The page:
(Ayurvedic Diet and Lifestyle Counsellor)

The Ayurvedic Diet and Lifestyle (ADLC) program is a unique program specifically designed for the Asian market. Even though Ayurveda originated in India, its principles are comprehensive and universal. When you understand the underlying principles of Ayurveda you will learn to customise your diet and lifestyle regimen for your individual needs. The Panchamahabuta (PMB) and the dosha namely Vata, Pitta and Kapha (VPK) are the building blocks of Ayurveda upon which everything (diet, lifestyle, treatment, herbs, daily and seasonal routine, and so on) is the based on.

According to Ayurveda a “one-solution-fits-all” principle will not work because what is good for a Vata body type may not necessarily be good for the Kapha body type. Eg garlic has excellent healing properties but is not necessarily good for a Pitta body type and in fact can cause more harm if consumed by a Pitta aggravated body. All herbs are neither good nor bad, they all are dependent on various internal and external factors. This program will empower you with the right knowledge so that you can customise your diet and lifestyle according to the changes in environment.

Course outline

1. Concepts and terminologies

This is an absolutely important aspect for learning Ayurveda or yoga. English language is highly limiting when expressing Sanskrit words which can lead to misinterpretation. For example Dhatu is referred to as body tissues when in fact it means “all that which holds that body together”. Dhatu is a field for dosha to function. Ayurveda defines 7 dhatu and when we use English term body tissue, it is misinterpreted as Ayurveda claiming to have only 7 body tissues which is not the case. Majja dhatu includes the bone marrow and the brain. Panchamahabuta (PMB) is referred to as 5 Elements in many English translation when again it limits its explanation. As of now there are 118 Chemical elements in the periodic table and when one sees that Ayurveda only has “5 elements”, they disregard Ayurveda without understanding the meaning of the word. When studying herbs the word Dravya is used in Ayurveda and this is translated as “substance” in English. The word substance is defined as a physical matter whereas Ayurveda refers to Dravya as that which also includes energy. Therefore the word Substance does not translate Dravya in its entirety.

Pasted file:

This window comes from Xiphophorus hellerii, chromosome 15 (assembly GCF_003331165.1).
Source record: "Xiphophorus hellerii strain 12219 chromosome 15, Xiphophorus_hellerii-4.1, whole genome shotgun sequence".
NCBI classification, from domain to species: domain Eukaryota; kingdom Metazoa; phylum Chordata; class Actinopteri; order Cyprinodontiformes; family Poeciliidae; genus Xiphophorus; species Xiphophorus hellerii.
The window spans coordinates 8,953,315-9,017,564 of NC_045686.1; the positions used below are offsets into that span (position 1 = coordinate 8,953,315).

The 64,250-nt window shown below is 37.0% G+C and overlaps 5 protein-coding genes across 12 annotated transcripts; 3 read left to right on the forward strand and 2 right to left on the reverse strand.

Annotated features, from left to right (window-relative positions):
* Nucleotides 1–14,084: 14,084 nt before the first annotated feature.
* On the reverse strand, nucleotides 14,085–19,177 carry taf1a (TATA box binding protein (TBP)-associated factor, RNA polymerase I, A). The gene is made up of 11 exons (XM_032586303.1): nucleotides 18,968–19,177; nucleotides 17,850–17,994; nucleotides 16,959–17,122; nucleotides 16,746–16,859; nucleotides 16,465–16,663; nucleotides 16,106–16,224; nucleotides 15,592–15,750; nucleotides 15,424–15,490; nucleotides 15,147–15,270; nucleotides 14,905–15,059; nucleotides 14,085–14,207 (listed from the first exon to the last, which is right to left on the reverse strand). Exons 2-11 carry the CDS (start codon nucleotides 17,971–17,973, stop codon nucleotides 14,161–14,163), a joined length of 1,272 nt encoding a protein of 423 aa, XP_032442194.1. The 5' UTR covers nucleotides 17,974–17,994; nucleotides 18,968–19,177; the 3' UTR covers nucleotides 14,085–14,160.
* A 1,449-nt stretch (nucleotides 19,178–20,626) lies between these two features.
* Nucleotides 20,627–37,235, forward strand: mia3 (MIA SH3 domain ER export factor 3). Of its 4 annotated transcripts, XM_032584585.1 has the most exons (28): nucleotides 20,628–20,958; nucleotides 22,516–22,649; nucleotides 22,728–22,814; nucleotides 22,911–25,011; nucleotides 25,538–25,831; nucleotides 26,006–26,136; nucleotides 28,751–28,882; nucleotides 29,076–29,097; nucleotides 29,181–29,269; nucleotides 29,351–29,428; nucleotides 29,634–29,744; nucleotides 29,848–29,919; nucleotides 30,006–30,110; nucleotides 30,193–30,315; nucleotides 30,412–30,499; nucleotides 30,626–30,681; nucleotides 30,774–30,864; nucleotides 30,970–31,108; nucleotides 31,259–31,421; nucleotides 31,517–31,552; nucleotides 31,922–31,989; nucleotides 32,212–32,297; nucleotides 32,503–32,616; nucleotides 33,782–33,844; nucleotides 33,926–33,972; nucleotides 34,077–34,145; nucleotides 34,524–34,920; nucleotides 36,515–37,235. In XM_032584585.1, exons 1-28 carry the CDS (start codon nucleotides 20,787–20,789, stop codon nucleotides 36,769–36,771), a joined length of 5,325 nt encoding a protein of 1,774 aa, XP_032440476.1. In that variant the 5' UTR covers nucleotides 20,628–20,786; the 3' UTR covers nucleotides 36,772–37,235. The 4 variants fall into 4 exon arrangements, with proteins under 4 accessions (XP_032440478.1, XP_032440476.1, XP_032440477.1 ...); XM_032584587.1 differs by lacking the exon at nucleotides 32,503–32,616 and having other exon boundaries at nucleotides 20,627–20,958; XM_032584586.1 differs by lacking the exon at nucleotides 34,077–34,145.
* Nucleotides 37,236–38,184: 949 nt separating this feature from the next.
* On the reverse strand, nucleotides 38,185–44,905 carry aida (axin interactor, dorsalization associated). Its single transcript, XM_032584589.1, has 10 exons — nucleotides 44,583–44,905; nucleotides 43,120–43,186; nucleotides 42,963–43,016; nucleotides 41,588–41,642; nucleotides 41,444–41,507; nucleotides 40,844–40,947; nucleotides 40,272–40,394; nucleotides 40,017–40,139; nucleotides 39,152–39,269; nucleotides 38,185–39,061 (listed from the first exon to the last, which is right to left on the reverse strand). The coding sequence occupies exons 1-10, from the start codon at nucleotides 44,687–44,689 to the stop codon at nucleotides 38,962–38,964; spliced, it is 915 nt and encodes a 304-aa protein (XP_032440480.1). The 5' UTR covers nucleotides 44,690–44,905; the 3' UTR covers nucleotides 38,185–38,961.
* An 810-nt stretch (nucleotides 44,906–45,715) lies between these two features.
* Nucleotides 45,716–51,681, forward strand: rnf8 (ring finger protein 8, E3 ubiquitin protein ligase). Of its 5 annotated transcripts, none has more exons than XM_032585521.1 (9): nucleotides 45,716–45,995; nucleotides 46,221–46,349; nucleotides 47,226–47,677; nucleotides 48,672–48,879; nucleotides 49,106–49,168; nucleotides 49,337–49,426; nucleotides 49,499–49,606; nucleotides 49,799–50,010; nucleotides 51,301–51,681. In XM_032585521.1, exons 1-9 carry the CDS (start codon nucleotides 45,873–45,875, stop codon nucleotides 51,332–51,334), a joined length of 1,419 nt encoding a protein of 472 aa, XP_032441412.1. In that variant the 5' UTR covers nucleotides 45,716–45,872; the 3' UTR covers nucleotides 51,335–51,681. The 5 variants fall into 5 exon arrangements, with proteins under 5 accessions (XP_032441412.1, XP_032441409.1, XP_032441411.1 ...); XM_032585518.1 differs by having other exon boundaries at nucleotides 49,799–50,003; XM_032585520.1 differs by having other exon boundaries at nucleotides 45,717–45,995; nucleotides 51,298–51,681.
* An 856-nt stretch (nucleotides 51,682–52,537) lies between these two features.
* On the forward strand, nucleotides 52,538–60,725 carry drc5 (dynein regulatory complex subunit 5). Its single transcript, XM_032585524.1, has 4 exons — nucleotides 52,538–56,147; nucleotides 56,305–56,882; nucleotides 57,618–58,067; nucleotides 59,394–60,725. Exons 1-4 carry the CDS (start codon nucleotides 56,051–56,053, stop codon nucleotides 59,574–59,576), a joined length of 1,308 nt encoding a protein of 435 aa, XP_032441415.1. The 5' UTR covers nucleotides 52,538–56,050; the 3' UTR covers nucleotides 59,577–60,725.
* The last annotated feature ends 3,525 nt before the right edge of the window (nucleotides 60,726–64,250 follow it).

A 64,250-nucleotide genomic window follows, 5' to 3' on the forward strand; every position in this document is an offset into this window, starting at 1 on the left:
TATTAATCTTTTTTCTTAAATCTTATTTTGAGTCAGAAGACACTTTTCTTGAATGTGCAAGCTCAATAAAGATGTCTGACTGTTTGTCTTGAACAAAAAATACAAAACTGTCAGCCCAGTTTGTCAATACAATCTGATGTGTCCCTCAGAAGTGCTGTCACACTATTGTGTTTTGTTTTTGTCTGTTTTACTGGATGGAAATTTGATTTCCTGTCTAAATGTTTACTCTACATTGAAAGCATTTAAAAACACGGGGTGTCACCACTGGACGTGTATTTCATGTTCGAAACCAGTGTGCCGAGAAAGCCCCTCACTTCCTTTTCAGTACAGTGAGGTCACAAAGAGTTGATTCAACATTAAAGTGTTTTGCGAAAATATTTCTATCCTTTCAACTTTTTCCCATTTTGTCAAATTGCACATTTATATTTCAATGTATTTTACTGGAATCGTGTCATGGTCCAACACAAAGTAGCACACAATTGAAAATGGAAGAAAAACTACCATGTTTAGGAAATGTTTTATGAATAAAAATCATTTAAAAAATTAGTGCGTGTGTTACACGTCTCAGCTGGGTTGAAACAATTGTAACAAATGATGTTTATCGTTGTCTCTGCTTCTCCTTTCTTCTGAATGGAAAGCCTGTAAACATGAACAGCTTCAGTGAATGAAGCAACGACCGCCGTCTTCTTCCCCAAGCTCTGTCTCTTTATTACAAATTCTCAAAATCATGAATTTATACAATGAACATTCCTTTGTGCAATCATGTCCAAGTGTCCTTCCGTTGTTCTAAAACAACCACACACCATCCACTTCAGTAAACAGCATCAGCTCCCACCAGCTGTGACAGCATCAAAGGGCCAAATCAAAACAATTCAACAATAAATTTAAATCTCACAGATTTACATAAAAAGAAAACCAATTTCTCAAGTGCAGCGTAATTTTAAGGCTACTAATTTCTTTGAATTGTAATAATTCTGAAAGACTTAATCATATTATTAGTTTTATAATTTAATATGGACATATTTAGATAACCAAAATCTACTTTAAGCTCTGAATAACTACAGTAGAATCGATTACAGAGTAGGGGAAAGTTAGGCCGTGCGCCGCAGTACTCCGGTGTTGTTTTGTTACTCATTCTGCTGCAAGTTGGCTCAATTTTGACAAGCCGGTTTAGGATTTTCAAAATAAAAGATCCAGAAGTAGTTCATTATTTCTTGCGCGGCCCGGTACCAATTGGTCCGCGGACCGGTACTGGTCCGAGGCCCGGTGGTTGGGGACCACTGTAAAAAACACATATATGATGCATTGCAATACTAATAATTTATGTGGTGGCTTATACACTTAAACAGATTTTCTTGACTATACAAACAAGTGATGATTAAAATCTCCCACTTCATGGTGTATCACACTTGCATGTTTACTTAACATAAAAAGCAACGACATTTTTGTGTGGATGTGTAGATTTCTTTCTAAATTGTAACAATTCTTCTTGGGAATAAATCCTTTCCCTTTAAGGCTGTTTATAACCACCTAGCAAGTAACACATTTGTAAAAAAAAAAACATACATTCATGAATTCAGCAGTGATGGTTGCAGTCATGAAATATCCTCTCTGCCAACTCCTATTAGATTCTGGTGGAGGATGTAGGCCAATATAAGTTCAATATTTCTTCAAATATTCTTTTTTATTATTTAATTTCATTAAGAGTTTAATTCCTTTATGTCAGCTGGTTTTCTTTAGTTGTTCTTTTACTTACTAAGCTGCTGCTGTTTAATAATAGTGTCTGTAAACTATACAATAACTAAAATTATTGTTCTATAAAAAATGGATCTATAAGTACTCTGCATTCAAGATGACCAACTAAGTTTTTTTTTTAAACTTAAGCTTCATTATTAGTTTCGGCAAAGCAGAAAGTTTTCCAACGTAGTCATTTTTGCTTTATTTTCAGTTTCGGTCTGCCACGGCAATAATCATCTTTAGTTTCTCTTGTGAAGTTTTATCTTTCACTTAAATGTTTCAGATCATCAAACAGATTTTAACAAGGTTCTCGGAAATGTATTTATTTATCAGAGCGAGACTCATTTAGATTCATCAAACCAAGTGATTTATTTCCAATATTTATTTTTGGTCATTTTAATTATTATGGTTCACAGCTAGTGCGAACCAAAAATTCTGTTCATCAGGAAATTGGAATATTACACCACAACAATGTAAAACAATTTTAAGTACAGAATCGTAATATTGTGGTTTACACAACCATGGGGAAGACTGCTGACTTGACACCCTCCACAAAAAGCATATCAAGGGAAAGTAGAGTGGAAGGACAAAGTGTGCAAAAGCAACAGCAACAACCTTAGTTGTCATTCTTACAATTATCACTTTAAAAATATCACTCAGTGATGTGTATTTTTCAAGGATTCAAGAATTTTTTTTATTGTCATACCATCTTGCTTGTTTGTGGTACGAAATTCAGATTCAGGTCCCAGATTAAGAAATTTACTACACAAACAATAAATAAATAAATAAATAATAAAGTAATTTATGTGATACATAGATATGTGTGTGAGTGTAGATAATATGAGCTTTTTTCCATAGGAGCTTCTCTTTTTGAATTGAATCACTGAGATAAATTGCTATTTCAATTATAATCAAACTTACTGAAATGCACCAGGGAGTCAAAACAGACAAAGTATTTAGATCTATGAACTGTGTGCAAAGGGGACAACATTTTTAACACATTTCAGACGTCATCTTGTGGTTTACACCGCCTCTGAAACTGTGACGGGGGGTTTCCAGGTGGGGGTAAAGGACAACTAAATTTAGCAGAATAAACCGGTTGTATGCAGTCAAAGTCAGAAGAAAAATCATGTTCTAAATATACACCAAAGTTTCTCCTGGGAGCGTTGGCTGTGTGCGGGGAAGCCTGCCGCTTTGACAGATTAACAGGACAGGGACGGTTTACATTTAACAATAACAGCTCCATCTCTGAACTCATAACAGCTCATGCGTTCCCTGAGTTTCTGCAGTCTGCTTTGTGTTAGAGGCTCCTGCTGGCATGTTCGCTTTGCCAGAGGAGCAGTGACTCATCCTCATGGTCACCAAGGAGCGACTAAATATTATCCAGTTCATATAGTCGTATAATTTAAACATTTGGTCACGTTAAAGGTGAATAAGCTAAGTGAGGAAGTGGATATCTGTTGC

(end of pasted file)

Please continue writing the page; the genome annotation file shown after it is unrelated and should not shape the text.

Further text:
2. Panchamahabutha (5 States or Existence) and Dosha (Vata, Pitta, Kapha)

The Panchamahabutas (5 States ) and Dosha (Vata Pitta and Kapha) and their attributes (gunas) are the baseline criteria for understanding Ayurveda. It is from here that you will be able to understand diet, lifestyle, daily and seasonal routine, herbs, treatment and so on. You will learn these principles first and most importantly how to apply them in your daily life.

3. Dhatu and Mala

The concept of Dhatu and malas are also covered in this course. Even though many English translated books refer to Dhatu as Body Tissue and Malas as Waste this is incorrect. Dhatu is that which holds the body together. Malas even though are excreted from the body they play a vital role in sustaining the body and therefore the term waste is inappropriate.